There are three encounters that take place when communicating the gospel. First, a truth encounter is one in which a person is taught and comes to an understanding of truth. It’s based on knowledge and experience, and is actually rooted in the other two encounters. The second is an allegiance encounter. Here the person must choose to commit and obey. It’s driven by our witness and where conversion takes place. The third is a power encounter, and is one few of us have probably experienced. This is the realm of spiritual warfare, resulting in the freedom from Satan’s captivity. These are the kinds of stories we have a hard time believing because of our skeptical culture. But spiritual warfare is real and the types of encounters you read in the Bible are still going on today. Our instructor told us stories of casting out demons and how a medicine man called upon a spirit, effectively talking bullets out of a young man who had been shot.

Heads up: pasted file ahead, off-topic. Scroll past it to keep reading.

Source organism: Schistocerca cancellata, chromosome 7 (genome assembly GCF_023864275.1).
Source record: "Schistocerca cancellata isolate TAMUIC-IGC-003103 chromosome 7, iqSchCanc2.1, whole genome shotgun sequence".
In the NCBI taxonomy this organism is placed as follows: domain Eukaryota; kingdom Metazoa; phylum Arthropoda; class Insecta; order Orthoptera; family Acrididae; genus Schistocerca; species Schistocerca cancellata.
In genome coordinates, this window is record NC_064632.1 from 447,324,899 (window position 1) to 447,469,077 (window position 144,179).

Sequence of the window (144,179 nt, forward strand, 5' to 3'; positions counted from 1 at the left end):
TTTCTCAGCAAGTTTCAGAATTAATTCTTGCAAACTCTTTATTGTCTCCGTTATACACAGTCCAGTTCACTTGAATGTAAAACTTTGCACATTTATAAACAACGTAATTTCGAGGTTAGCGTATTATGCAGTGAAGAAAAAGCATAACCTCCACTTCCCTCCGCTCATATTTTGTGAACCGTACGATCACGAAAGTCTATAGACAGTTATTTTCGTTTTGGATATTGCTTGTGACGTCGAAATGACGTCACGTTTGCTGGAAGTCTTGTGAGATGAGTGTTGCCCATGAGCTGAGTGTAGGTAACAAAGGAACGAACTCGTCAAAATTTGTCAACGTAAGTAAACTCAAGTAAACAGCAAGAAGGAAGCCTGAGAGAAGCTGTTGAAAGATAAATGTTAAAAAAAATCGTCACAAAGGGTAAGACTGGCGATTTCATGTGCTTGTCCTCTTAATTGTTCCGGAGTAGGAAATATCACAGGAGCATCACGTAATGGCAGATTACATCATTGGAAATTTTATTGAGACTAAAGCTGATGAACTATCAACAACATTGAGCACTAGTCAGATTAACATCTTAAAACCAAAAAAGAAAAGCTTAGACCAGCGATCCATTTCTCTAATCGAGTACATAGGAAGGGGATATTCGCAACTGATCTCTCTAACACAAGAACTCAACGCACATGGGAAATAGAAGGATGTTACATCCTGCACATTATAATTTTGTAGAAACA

Ever wonder why we don’t hear stories about this kind of warfare in America? So that I don’t belabor the point, I’ll just say that I believe we’ve drowned out God’s ability to work miraculously like this. We’re too busy. We depend on too many other things. So God works, but He does so silently.
When we take the gospel to other cultures, we do so with Acts 26:18 in mind: “’to open their eyes, so that they may turn from darkness to light and from the power of Satan to God, that they may receive forgiveness of sins and a place among those who are sanctified by faith in me.’” Just maybe it’s our worldview that needs changing, not theirs. In a very real sense we’ve got it backwards: we’ve been inviting Jesus into our kingdoms, when God is really saying that He’s inviting us into His.